Love to read/write soft sci-fi - but, yeah... give me a hard sci-fi movie & I'm there!

Kimberly Vanderhorst said...

As a passionate Dr. Who fan I'm sure I could contribute much to this discussion. But...I'm too busy staring at the picture.

Angie Smibert said...

I've been a Doctor Who geek since the Tom Baker years, but David Tennant is my favorite Doctor. Sorry, Matt Smith's Doctor is too much of a dork for me--tho the season finale had it's moments. I do love Amy and River, though.

Doesn't every Time Lord only get 12 regenerations? Smith is number 11. But, the Master keeps cheating death...so may the Doctor.

Maggie Desmond-O'Brien said...

My mother ended up getting remarried to her college sweetheart from across the pond, and I've been a Doctor Who fan ever since! =) Who doesn't want a sonic screwdriver? I actually love Torchwood just as much as/even more than Doctor Who, though. I'm more of a soft sci-fi kind of gal, but honestly, it's all about the writing and characters for me. Well-written sci-fi with great characters no matter the subgenre and IT'S ALL MINE. Muahahahaha. =D

Melissa Hurst said...

I prefer soft sci fi. I've read hard sci fi before and seems like the writers go overboard trying to explain the science. That loses me every time. With soft sci fi, I get to know the characters more and I'm able to lose myself in the story.

BTW, I miss David Tennant as The Doctor.

Unknown said...

Oh, guys, I *SO* hear you...David Tennant...best Doctor EVER!

(And Angie--that worries me, too--only 12 incarnations? I'm sure they'll come up with SOMETHING, but....)

Shallee said...

Oh, I LOVE Doctor Who! And I'm sort of a mix between soft/hard sci fi. I like them both, but tend to like soft sci fi that has at least a little bit of possibility.

Mandy P.S. said...

I like both. Soft SF is fine, as long as its not wrong. Trust me, a little research can go a long way. Writing soft science fiction is not an excuse to not do research (yes...that was a double negative). Just as historical writers need to research the 18th century to write about it but are allowed to take liberties, so is the science fiction writer.

There is no sound in space. Nothing can burn without oxygen (so no explosions in space unless it's using up the limited fuel from your cockpit). And seriously, for every action there is an equal and opposite reaction. It's amazing how often people overlook Newton's third law.

Mandy P.S. said...

Oh and I love love love love love Doctor Who. :)

Unknown said...

I love Doctor Who but it annoys me that because the sonic screwdriver can't get through something that is 'deadlocked' they try and make it more interesting by everything being 'double deadlocked' - really not necessary in my mind. Oh, and it doesn't do wood!

Elana Johnson said...

Oh, I'm with you all the way, Beth. Soft sci fi, for the win. I'm no scientist, and I want a connection with the character rather than the science.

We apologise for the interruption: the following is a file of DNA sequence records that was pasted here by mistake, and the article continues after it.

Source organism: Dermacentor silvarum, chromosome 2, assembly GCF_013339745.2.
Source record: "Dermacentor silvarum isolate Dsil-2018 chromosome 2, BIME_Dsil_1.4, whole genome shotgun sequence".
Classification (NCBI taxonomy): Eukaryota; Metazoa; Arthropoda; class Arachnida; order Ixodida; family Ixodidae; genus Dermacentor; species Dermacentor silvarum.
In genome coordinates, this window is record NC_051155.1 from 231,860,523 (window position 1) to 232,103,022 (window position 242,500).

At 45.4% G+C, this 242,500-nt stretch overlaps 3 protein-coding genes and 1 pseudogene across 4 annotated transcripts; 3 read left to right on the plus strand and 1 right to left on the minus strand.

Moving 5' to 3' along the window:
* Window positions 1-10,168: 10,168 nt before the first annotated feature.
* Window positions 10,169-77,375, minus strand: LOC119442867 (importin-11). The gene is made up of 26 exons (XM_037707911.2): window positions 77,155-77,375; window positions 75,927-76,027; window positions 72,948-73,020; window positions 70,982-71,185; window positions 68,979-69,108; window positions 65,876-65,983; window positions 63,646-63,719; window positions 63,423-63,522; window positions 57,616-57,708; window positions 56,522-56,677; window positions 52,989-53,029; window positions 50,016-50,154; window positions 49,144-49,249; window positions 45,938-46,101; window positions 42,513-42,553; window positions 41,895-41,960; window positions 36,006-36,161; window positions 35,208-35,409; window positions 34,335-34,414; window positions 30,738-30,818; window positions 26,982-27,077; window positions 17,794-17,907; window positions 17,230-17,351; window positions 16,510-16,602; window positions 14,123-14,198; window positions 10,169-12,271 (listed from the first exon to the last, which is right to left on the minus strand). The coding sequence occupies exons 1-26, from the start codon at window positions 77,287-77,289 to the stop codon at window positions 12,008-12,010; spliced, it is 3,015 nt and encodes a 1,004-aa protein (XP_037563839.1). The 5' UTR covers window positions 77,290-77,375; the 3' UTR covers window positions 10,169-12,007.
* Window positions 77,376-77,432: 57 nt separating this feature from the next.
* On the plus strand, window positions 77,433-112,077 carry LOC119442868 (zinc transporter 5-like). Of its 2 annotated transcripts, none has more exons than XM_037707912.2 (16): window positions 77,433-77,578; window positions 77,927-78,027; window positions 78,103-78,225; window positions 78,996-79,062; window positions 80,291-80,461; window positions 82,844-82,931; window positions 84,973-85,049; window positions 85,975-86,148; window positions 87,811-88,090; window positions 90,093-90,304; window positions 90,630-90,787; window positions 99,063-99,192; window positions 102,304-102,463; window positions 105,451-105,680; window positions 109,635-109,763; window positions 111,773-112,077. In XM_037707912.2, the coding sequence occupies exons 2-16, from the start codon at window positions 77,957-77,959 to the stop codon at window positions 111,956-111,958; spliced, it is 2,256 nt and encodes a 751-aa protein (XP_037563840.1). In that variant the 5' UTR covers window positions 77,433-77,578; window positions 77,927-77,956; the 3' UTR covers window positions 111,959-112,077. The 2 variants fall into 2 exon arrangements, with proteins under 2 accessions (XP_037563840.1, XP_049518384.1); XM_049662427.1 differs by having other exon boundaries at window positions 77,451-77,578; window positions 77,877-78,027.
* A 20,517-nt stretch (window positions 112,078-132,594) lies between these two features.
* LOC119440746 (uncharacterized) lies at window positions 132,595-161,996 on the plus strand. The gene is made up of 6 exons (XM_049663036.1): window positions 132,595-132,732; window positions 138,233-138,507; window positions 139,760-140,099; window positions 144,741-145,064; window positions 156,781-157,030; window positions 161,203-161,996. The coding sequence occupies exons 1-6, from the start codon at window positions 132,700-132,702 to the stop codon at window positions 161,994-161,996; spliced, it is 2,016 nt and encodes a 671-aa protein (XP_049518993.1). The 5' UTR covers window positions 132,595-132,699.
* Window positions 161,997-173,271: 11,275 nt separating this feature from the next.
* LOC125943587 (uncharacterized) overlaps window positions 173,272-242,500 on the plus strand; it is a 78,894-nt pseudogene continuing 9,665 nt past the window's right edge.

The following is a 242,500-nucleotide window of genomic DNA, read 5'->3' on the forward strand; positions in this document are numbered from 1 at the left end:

Nushi-ke said...

And hairdryers, don't forget hairdryers.

On Moh's sliding sclae of Scifi hardness most of the time thinkthe Doctor manages to land himself in the middle (but most of the time he's running so fast he doesn't stay there for long). I don't think it matters anymore. In the early days Doctor Who was about teaching kids science and history but now it's about adventure and love and excitement and a madman in a blue box and his friends, about running and doing your best to never stop an a bit of wibbley wobbley timey wimey thrown in. You can classify Doctor Who as scifi but that isn't the important bit.

The screwdriver doesn't get him out of trouble always, sometime the Doctor needs to be clever, or a friend. And there are a few explanations for that earlier on (but mostly people want to see Ace beat up a Dalek with a baseball bat


Nushi-ke said...

@Beth: 13 actually, 12 regenerations. Thank God for that.

@Kaylie: That's the briliant part. Ho many differernt Doctors, all wonderful.

@Erinn I think the sonic screwdriver appeared in the 2nd Doctor's time an everyon loved it too much for it to go away. But your explanation makes sense, the Doctor does need to go wherever he is definately not supposed to go.

@Scott, Oh god the Angles, this is why I don't like blinking. Also, Vashta Narada.

Anyone heard of Chameleon Circuit?

Unknown said...

Oh, Nushi-ke, EXCELLENT! I'm glad there's at least an extra generation. And I had no idea Doctor Who was originally a kids show designed to teach--I've only seen the latest incarnations (Doctors 9, 10, and 11)

Shannon O'Donnell said...

Oh, I adore Dr. Who - and I especially adore David Tennant!! *sigh* :-)

Julie G said...

Swoon! I'm a HUGE Dr. Who fan. We even have a piece of "keep calm and call the doctor" art displayed in our media room.